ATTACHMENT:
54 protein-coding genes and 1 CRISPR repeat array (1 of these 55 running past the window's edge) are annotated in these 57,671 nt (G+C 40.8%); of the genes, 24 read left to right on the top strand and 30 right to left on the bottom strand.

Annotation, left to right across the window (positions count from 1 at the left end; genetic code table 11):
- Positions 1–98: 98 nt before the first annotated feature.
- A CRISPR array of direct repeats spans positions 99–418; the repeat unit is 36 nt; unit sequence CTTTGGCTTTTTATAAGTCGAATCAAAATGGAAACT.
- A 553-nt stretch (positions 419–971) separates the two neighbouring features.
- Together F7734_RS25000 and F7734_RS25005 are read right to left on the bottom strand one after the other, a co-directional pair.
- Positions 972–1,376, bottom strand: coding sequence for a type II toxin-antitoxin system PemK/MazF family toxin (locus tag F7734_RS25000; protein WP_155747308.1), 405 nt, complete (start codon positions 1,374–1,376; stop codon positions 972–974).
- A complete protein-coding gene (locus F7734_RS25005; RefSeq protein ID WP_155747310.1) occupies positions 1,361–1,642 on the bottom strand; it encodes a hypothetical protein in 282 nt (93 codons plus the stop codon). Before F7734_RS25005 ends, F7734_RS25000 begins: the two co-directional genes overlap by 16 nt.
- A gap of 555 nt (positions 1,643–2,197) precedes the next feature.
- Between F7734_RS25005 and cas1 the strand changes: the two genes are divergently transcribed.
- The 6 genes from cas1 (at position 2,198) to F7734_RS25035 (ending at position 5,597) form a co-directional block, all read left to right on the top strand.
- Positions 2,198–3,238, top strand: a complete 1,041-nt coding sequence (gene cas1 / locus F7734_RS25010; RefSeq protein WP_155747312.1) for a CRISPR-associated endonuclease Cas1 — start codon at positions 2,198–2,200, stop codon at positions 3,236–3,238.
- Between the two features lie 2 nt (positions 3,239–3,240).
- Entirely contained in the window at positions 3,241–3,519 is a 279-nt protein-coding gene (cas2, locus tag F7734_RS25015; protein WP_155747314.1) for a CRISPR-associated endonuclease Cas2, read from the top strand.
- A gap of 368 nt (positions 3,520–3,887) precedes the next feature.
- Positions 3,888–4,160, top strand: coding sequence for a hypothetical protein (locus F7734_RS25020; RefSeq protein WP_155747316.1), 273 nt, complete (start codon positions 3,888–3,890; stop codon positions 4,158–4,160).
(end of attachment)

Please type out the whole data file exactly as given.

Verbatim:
54 protein-coding genes and 1 CRISPR repeat array (1 of these 55 running past the window's edge) are annotated in these 57,671 nt (G+C 40.8%); of the genes, 24 read left to right on the top strand and 30 right to left on the bottom strand.

Annotation, left to right across the window (positions count from 1 at the left end; genetic code table 11):
- Positions 1–98: 98 nt before the first annotated feature.
- A CRISPR array of direct repeats spans positions 99–418; the repeat unit is 36 nt; unit sequence CTTTGGCTTTTTATAAGTCGAATCAAAATGGAAACT.
- A 553-nt stretch (positions 419–971) separates the two neighbouring features.
- Together F7734_RS25000 and F7734_RS25005 are read right to left on the bottom strand one after the other, a co-directional pair.
- Positions 972–1,376, bottom strand: coding sequence for a type II toxin-antitoxin system PemK/MazF family toxin (locus tag F7734_RS25000; protein WP_155747308.1), 405 nt, complete (start codon positions 1,374–1,376; stop codon positions 972–974).
- A complete protein-coding gene (locus F7734_RS25005; RefSeq protein ID WP_155747310.1) occupies positions 1,361–1,642 on the bottom strand; it encodes a hypothetical protein in 282 nt (93 codons plus the stop codon). Before F7734_RS25005 ends, F7734_RS25000 begins: the two co-directional genes overlap by 16 nt.
- A gap of 555 nt (positions 1,643–2,197) precedes the next feature.
- Between F7734_RS25005 and cas1 the strand changes: the two genes are divergently transcribed.
- The 6 genes from cas1 (at position 2,198) to F7734_RS25035 (ending at position 5,597) form a co-directional block, all read left to right on the top strand.
- Positions 2,198–3,238, top strand: a complete 1,041-nt coding sequence (gene cas1 / locus F7734_RS25010; RefSeq protein WP_155747312.1) for a CRISPR-associated endonuclease Cas1 — start codon at positions 2,198–2,200, stop codon at positions 3,236–3,238.
- Between the two features lie 2 nt (positions 3,239–3,240).
- Entirely contained in the window at positions 3,241–3,519 is a 279-nt protein-coding gene (cas2, locus tag F7734_RS25015; protein WP_155747314.1) for a CRISPR-associated endonuclease Cas2, read from the top strand.
- A gap of 368 nt (positions 3,520–3,887) precedes the next feature.
- Positions 3,888–4,160, top strand: coding sequence for a hypothetical protein (locus F7734_RS25020; RefSeq protein WP_155747316.1), 273 nt, complete (start codon positions 3,888–3,890; stop codon positions 4,158–4,160).